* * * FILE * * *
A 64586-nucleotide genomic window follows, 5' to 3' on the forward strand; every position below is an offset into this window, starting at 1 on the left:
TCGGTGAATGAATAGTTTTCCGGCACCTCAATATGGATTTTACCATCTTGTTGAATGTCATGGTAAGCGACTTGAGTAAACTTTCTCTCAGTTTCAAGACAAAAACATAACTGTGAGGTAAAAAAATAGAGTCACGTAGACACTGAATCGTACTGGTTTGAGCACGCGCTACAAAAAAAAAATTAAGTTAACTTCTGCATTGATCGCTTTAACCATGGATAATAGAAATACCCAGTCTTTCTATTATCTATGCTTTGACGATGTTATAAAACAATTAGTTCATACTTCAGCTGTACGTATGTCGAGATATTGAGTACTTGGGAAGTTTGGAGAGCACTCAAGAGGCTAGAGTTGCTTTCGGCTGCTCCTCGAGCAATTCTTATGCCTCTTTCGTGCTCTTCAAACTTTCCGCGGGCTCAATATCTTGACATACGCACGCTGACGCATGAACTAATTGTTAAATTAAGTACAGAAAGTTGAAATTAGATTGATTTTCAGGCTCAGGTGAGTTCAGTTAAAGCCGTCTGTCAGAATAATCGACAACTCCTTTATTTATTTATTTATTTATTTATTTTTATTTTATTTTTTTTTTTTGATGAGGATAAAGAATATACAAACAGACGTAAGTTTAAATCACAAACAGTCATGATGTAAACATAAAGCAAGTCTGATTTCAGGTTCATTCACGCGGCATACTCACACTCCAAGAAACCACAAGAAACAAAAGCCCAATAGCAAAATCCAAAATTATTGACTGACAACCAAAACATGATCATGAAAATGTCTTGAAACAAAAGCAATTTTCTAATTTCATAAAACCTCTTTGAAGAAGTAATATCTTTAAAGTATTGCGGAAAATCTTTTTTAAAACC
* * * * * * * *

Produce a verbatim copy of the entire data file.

A 64586-nucleotide genomic window follows, 5' to 3' on the forward strand; every position below is an offset into this window, starting at 1 on the left:
TCGGTGAATGAATAGTTTTCCGGCACCTCAATATGGATTTTACCATCTTGTTGAATGTCATGGTAAGCGACTTGAGTAAACTTTCTCTCAGTTTCAAGACAAAAACATAACTGTGAGGTAAAAAAATAGAGTCACGTAGACACTGAATCGTACTGGTTTGAGCACGCGCTACAAAAAAAAAATTAAGTTAACTTCTGCATTGATCGCTTTAACCATGGATAATAGAAATACCCAGTCTTTCTATTATCTATGCTTTGACGATGTTATAAAACAATTAGTTCATACTTCAGCTGTACGTATGTCGAGATATTGAGTACTTGGGAAGTTTGGAGAGCACTCAAGAGGCTAGAGTTGCTTTCGGCTGCTCCTCGAGCAATTCTTATGCCTCTTTCGTGCTCTTCAAACTTTCCGCGGGCTCAATATCTTGACATACGCACGCTGACGCATGAACTAATTGTTAAATTAAGTACAGAAAGTTGAAATTAGATTGATTTTCAGGCTCAGGTGAGTTCAGTTAAAGCCGTCTGTCAGAATAATCGACAACTCCTTTATTTATTTATTTATTTATTTATTTTTATTTTATTTTTTTTTTTTGATGAGGATAAAGAATATACAAACAGACGTAAGTTTAAATCACAAACAGTCATGATGTAAACATAAAGCAAGTCTGATTTCAGGTTCATTCACGCGGCATACTCACACTCCAAGAAACCACAAGAAACAAAAGCCCAATAGCAAAATCCAAAATTATTGACTGACAACCAAAACATGATCATGAAAATGTCTTGAAACAAAAGCAATTTTCTAATTTCATAAAACCTCTTTGAAGAAGTAATATCTTTAAAGTATTGCGGAAAATCTTTTTTAAAACC